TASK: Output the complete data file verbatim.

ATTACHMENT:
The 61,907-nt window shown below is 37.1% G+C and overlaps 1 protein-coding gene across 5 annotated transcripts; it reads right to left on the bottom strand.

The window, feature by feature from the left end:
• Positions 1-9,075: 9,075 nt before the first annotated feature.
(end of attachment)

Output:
The 61,907-nt window shown below is 37.1% G+C and overlaps 1 protein-coding gene across 5 annotated transcripts; it reads right to left on the bottom strand.

The window, feature by feature from the left end:
• Positions 1-9,075: 9,075 nt before the first annotated feature.